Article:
U.S. Army veterinarians visit remote Djibouti village to promote herd health

U.S. Army Soldiers from the 403rd Civil Affairs Battalion Functional Specialty Team, assigned to Combined Joint Task Force-Horn of Africa, visited Oulma, Djibouti, Feb. 14, as part of a pre-deployment site visit.



By Tech. Sgt. Shawn Nickel U.S. Air Force CJTF-HOA Feb 19, 2019
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OULMA, Djibouti -- U.S. Army Soldiers from the 403rd Civil Affairs Battalion Functional Specialty Team, assigned to Combined Joint Task Force-Horn of Africa, visited Oulma, Djibouti, Feb. 14, as part of a pre-deployment site visit.

They spent time at the remote village, which survives on goat herding and vegetable gardening, to engage local pastoralists, promote better herd-health management and facilitate communication for future engagements during veterinary civic action projects.

“With each region being different economically and geographically, you can’t take a canned approach to meeting the needs of each group,” said U.S. Army Lt. Col. Leah Tingley, a veterinarian assigned to the 403rd CA battalion. “The key is to get out there and listen to the people and what they need, so we can develop a plan to make a sustainable impact.”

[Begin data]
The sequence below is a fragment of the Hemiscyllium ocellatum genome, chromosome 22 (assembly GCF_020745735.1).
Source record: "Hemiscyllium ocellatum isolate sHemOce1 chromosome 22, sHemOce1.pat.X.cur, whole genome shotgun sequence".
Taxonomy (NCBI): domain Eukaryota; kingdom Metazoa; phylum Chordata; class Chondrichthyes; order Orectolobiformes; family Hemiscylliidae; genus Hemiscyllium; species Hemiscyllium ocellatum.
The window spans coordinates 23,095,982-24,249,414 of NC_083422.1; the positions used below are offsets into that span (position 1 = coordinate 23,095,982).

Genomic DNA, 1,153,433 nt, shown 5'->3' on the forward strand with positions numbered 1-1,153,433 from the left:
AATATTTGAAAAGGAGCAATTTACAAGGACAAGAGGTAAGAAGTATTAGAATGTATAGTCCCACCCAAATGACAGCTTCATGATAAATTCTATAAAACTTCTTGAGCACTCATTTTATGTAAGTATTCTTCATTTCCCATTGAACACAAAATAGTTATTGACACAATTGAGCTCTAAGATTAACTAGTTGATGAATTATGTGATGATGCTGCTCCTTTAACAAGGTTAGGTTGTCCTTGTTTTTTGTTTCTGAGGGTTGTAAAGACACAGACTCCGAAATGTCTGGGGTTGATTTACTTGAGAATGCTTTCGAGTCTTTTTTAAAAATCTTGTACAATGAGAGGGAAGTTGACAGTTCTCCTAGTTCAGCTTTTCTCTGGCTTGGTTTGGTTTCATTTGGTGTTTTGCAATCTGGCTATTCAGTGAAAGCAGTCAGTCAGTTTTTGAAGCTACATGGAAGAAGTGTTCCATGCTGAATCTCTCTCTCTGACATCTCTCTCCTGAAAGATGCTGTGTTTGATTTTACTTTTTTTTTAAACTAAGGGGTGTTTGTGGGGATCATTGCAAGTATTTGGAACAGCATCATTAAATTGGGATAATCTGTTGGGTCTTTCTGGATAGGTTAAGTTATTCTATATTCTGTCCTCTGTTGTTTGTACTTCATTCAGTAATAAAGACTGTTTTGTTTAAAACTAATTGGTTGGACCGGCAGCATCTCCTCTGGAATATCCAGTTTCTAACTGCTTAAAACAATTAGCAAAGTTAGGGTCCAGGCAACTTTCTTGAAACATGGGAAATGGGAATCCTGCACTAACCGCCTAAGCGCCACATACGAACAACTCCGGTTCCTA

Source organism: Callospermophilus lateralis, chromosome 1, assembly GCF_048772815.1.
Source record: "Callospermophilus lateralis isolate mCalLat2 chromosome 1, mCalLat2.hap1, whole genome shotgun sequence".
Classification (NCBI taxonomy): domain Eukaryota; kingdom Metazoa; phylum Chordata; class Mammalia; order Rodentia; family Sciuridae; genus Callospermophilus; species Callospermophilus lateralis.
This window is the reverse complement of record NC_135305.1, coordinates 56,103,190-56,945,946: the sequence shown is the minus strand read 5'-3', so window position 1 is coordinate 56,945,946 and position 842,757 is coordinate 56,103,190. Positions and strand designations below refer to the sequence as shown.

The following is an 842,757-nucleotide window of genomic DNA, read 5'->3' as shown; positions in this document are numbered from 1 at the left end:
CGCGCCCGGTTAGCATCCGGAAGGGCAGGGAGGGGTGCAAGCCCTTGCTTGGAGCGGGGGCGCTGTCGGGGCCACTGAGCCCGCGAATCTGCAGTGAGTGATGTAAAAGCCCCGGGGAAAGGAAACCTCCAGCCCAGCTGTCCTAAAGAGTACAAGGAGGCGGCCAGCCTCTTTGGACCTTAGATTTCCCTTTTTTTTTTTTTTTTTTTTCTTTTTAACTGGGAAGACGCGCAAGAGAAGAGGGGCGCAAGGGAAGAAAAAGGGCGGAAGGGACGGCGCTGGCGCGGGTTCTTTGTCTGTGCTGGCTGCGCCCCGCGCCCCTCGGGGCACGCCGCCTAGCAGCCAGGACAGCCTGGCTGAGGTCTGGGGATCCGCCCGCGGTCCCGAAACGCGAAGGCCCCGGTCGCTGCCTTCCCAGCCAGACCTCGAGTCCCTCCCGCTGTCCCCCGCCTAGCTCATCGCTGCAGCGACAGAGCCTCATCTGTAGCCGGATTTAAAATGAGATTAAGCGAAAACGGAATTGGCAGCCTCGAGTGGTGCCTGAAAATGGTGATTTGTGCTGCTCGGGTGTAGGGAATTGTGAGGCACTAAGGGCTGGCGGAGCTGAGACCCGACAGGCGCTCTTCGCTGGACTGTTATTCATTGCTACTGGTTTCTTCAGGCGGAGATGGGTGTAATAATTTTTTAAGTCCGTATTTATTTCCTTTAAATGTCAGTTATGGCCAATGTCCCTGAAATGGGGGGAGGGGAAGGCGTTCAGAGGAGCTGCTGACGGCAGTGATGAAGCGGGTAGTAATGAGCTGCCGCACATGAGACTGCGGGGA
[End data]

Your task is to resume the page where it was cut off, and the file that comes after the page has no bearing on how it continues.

The purpose of Civil Affairs VETCAPs is to build relationships with local community animal health workers and the Djiboutian Ministry of Livestock via animal health surveillance, and to improve knowledge, skills, livestock medicine and best practices.

Tingley said that approximately 80 percent of the country relies on agriculture, and improving practices will help Djiboutian communities in the long run as best practices are learned and shared.

With hundreds of animals utilized as food, income and transportation in the Oulma area, having healthy herds is important to improve quality-of-life and sustain the livelihood of the residents and nomads who reside in the oasis location.

“Goats are one of the staple foods here,” said Ahmed Ousman, an interpreter and 12-year resident of nearby Obock, Djibouti. “Most families own several animals that are used for milk, butter and meat. With the Army coming to educate owners and treat animals, there has been a continual improvement in herd health.”

Although the VETCAP was aimed to improve herd health, Tingley said there are benefits both ways. She stressed the importance of the experience her team gains while encountering animals they will most likely never see in a traditional U.S. environment.

“It’s rewarding to see the light in peoples eyes when they learn something new, but also the other way around when these people help me learn something and the light just turns on,” Tingley said. “I can’t help but smile.”

Serving under the CJTF-HOA, the CA battalion’s mission is spread across the combined joint operations area, ranging from veterinarian and medical assistance training to security training, in countries like Tanzania, Uganda and Kenya, to English discussion groups here in Djibouti -- all while working with leaders to foster a safe, stable, and secure Africa.

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